Q*bert knocker repair

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May 162020

For those that don’t know what I’m talking about, a knocker is basically a bit of a gimmick that was installed into a Q*bert cabinet. The idea is that when Q*bert falls to his death off the pyramid, the game gives out a thump as he hits the bottom of the arcade cabinet using a coil to fire the knocker. Clever huh?

Since I’ve owned this cabinet I have never been able to get the knocker working, so this weekend I decided that this was going to change.

I had previously purchased a replacement known working knocker, as the plunger that makes the knocking noise, on my original knocker, had totally seized up. When I got the replacement I hoped that it would be a case of just swapping the part and enabling dip switch 6 on the main PCB and that was it. Sadly I was very wrong!

So the first thing I did was grab a copy of the manual and have a look a the wiring diagrams for the knocker area. I also confirmed that the plunger was freely moving, which it was, and that the 1 amp fuse at F6 had not blown, which it hadn’t

Next I started to look at what voltage was required to power the knocker, and started to trace it all the way to the PCB from the Power supply. I attached my black multimeter wire to the ground strap and then I could see +30v DC at the soundboard (A6, J1-P1), and the sound worked ok, and from there went backwards through all these locations:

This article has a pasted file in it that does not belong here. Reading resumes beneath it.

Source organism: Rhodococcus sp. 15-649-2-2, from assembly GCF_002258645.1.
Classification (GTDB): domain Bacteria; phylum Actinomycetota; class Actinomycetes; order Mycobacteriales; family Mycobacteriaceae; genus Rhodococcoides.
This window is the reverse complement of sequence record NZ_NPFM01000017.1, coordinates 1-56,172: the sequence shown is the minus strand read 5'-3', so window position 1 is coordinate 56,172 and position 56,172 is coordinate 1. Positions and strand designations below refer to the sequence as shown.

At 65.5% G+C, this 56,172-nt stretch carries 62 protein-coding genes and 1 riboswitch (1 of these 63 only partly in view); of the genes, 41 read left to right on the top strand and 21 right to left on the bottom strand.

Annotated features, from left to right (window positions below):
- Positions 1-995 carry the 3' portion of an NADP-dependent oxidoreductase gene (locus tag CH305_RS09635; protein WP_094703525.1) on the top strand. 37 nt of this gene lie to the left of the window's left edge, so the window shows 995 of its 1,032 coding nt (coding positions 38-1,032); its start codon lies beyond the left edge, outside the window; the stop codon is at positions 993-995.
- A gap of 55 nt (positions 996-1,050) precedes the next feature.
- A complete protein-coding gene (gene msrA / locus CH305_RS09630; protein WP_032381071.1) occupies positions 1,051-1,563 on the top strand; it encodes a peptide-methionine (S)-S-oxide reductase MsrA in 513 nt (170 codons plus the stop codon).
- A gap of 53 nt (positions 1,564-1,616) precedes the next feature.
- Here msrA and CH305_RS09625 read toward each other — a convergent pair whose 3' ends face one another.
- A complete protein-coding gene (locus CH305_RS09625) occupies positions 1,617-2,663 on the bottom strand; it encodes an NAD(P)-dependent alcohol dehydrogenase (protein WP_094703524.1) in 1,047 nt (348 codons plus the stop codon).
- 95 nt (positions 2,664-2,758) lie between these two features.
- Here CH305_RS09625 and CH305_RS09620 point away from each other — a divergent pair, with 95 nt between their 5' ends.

• Video Power supply pin 6
  • Filter board (A8, J3-P3) pin 10
  • Filter board (A8, J10-P10) pin 10
  • Knocker connector (A7, J1-P1) pin 2
  • Knocker connector (A7, J1-P1) pin 1
  • Filter board (A8, J10-P10) pin 9
  • Filter board (A8, J3-P13) pin 9
  • Main PCB (A1, J1-P1) pin 6

At every location I could see +30v DC so was a bit stumped at this point as to why things weren’t working. What I decided to do next was to verify that everything worked beyond the PCB, and thus proving that the PCB had a fault, so what I did was ground the tab of the 2N6044 transistor @ Q2 on the main PCB, and nearly got the shock of my life when then coil activated and the knocker fired. This confirmed that the fault was on my main PCB.

I didn’t know if the fault was now a logic one, or an issue with the transistor at Q2. So I hooked up my logic probe to the main PCB and attached it to the 74LS377 @ A8, pin 15. This is the chip which sends a signal to the transistor in order to activate the knocker. I then played the game and watched my logic probe as Q*bert fell of the pyramid. I could see that the logic changed from a low state, to a high state confirming that it was trying to activate the coil and knocker.

This then led me to believe that the transistor @ Q2 had failed and this was where the problem was. Unfortunately I did not have any spare 2N6044 transistors but noticed that the same transistor existed on the PCB @ Q1 and Q4 and these were optional transistors for coin 1 and coin lockout, so I used one of these to replace Q2. I also confirmed with a tester that Q2 had failed, and it had:

Once the new transistor was in place, I put the main PCB in the cabinet, powered up and the game, and was immediately greeted with the sound of the knocker. I then played a game, and when Q*bert fell off the pyramid was delighted to hear the sound of him hitting the bottom of the cabinet. Knocker fixed!